• Frequent updates to the operations manual
  • Establishment and maintenance of a franchisee advisory council, so franchise owners can participate directly in the management of the entire franchise system.
  • Counseling and support so franchisees can improve their individual operation or to overcome obstacles

As we stated above, this is a very generalized list of features provided with franchise fees. More mature franchises will almost certainly offer the above services, if not more. Newer franchisors may have leaner and more agile systems, and therefore have no need of the above bullet points. Because of this, always go (with your attorney) over the list of services you will be charged for, and which ones are built into the franchise fees before signing on the dotted line.

Assumptions Can Be Costly

No two franchise agreements are alike. Similarly, the services and benefits offered through franchise fees differ between agreements. Unless it is explicitly stated in the agreement, you cannot guarantee those services are offered, or attempt to interpret the agreement without the assistance of a franchise attorney. Larger franchises tend to cover all the bases. Small and newer franchises may not offer the same benefits, but the terms of the agreement may change over time, as the parent company grows and finds itself in the position to provide new perks and requirements. Franchisors do not want people agreeing to franchise fees and obligations they cannot commit to. Similarly, emerging entrepreneurs, such as yourself, do not want to get tied to a contract that restricts revenue, or has obligations you cannot fulfill.

Opportunity Similar To A Franchise, But Without The Fees

The Commercial Capital Training Group (CCTG) offers great opportunities for those still sitting on the fence about owning a franchise. We specialize in commercial finance – offering the chance to own our own business, set your own hours, and achieve full financial independence. With low overhead, built-in branding (of your own), marketing, and 24 hour support, CCTG offers more benefits than a traditional franchise operation.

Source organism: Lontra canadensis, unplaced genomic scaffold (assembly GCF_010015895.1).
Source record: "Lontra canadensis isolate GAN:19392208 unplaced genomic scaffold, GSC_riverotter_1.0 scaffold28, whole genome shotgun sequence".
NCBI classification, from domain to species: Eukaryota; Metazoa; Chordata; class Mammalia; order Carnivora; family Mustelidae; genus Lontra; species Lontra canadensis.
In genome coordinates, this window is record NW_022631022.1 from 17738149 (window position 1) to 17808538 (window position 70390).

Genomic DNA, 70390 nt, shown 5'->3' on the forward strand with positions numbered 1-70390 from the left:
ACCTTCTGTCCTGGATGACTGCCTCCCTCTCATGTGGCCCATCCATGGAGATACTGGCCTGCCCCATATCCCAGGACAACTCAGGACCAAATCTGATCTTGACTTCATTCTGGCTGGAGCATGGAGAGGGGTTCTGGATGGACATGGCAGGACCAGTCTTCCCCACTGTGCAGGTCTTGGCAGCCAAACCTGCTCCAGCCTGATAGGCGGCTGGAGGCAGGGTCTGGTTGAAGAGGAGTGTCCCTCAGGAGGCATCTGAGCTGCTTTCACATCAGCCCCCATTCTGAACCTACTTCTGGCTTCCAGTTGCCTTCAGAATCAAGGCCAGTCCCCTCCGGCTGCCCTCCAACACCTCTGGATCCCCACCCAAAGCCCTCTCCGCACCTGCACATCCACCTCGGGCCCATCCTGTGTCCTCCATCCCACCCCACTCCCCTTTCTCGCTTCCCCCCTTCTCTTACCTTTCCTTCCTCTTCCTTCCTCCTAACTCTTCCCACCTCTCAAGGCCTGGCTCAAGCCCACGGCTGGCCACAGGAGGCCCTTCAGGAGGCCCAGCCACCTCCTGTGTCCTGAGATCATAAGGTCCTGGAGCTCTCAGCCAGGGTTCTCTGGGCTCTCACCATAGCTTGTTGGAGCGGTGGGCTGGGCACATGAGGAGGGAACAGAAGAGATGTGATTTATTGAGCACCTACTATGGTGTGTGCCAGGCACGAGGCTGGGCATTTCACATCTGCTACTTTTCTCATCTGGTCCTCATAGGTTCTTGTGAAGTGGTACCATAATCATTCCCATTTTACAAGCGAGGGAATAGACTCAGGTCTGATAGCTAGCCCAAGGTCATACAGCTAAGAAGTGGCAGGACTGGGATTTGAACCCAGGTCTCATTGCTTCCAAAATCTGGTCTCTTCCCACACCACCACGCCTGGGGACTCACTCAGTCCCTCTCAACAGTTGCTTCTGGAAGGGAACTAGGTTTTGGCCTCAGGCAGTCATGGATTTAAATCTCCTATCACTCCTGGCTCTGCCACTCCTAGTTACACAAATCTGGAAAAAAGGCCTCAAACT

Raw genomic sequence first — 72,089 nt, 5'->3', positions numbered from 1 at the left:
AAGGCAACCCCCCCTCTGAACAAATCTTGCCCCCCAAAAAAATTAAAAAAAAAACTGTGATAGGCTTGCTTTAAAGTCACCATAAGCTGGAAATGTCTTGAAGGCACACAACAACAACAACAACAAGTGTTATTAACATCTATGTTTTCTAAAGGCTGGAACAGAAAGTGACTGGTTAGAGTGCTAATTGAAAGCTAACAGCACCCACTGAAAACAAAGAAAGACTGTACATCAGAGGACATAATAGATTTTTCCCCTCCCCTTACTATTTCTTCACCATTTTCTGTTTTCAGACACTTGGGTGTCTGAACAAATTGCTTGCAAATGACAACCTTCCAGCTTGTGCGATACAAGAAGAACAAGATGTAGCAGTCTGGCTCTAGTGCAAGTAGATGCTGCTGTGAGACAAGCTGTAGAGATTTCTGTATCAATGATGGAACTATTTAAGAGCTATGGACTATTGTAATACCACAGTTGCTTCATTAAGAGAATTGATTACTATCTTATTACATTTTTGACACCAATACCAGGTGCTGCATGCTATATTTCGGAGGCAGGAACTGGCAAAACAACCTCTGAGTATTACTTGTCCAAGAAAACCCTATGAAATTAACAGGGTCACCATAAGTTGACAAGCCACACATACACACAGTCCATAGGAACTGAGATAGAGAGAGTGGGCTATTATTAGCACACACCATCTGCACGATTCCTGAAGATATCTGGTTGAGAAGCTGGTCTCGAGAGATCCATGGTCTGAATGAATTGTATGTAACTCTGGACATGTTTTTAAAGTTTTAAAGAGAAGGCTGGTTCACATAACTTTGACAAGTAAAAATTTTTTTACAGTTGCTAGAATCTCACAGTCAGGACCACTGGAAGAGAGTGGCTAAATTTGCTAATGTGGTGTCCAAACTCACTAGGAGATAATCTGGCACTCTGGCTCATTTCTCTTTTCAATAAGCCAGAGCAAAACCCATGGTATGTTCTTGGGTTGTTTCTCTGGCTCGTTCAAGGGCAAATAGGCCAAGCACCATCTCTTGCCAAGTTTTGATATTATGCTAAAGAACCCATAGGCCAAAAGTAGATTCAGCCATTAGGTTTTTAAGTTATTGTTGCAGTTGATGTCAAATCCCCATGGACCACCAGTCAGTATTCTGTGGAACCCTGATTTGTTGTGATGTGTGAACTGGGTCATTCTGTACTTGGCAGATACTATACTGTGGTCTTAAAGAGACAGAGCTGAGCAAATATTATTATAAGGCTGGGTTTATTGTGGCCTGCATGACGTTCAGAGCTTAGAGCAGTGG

We will provide the training so you fully understand how the world off commercial finance works, and how to generate the most revenue for your efforts. We will also give you access to our board of lenders. With over 80 years of experience working in commercial finance, and getting business owners in every industry the capital they need – they will be available to answer all questions and help you overcome any obstacles that may turn up when dealing with your clients.

Unlike franchises, everything we give you is yours. Your business name. Your logo. Your branding. Your influence in local, national, and even international markets. We provide the tools, training, and around-the-clock support. All you have to do is resolve to take that leap into business ownership and achieve that dream of financial independence. We offer the support network and training, much like a franchise. However, we are very much unlike a franchise because all of your successes, revenue, and clients are yours. To learn more about what The Commercial Capital Training Group has to offer emerging entrepreneurs, contact us today!